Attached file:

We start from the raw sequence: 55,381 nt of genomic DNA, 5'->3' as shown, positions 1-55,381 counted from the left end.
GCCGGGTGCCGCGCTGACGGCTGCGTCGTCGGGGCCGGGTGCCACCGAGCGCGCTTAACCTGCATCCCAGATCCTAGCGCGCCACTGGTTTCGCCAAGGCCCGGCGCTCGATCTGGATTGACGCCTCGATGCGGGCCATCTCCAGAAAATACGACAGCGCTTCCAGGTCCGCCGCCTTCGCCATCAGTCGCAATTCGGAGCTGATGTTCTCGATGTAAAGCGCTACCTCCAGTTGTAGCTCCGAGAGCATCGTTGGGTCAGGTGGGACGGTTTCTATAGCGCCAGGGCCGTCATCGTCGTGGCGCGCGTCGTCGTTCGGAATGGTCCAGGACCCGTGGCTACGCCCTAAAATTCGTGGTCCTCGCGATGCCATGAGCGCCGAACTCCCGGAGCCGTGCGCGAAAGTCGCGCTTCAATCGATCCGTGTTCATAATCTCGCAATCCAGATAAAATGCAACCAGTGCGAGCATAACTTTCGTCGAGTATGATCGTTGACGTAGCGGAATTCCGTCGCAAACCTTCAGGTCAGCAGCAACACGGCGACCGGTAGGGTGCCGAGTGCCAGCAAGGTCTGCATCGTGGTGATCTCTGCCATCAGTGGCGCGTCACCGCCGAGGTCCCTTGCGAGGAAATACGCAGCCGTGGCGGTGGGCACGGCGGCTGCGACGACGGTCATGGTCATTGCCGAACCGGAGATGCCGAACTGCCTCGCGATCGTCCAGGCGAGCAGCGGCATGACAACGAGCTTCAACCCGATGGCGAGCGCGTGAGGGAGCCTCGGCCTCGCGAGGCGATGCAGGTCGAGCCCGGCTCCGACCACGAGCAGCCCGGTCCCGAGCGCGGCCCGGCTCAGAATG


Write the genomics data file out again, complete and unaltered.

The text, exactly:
We start from the raw sequence: 55,381 nt of genomic DNA, 5'->3' as shown, positions 1-55,381 counted from the left end.
GCCGGGTGCCGCGCTGACGGCTGCGTCGTCGGGGCCGGGTGCCACCGAGCGCGCTTAACCTGCATCCCAGATCCTAGCGCGCCACTGGTTTCGCCAAGGCCCGGCGCTCGATCTGGATTGACGCCTCGATGCGGGCCATCTCCAGAAAATACGACAGCGCTTCCAGGTCCGCCGCCTTCGCCATCAGTCGCAATTCGGAGCTGATGTTCTCGATGTAAAGCGCTACCTCCAGTTGTAGCTCCGAGAGCATCGTTGGGTCAGGTGGGACGGTTTCTATAGCGCCAGGGCCGTCATCGTCGTGGCGCGCGTCGTCGTTCGGAATGGTCCAGGACCCGTGGCTACGCCCTAAAATTCGTGGTCCTCGCGATGCCATGAGCGCCGAACTCCCGGAGCCGTGCGCGAAAGTCGCGCTTCAATCGATCCGTGTTCATAATCTCGCAATCCAGATAAAATGCAACCAGTGCGAGCATAACTTTCGTCGAGTATGATCGTTGACGTAGCGGAATTCCGTCGCAAACCTTCAGGTCAGCAGCAACACGGCGACCGGTAGGGTGCCGAGTGCCAGCAAGGTCTGCATCGTGGTGATCTCTGCCATCAGTGGCGCGTCACCGCCGAGGTCCCTTGCGAGGAAATACGCAGCCGTGGCGGTGGGCACGGCGGCTGCGACGACGGTCATGGTCATTGCCGAACCGGAGATGCCGAACTGCCTCGCGATCGTCCAGGCGAGCAGCGGCATGACAACGAGCTTCAACCCGATGGCGAGCGCGTGAGGGAGCCTCGGCCTCGCGAGGCGATGCAGGTCGAGCCCGGCTCCGACCACGAGCAGCCCGGTCCCGAGCGCGGCCCGGCTCAGAATG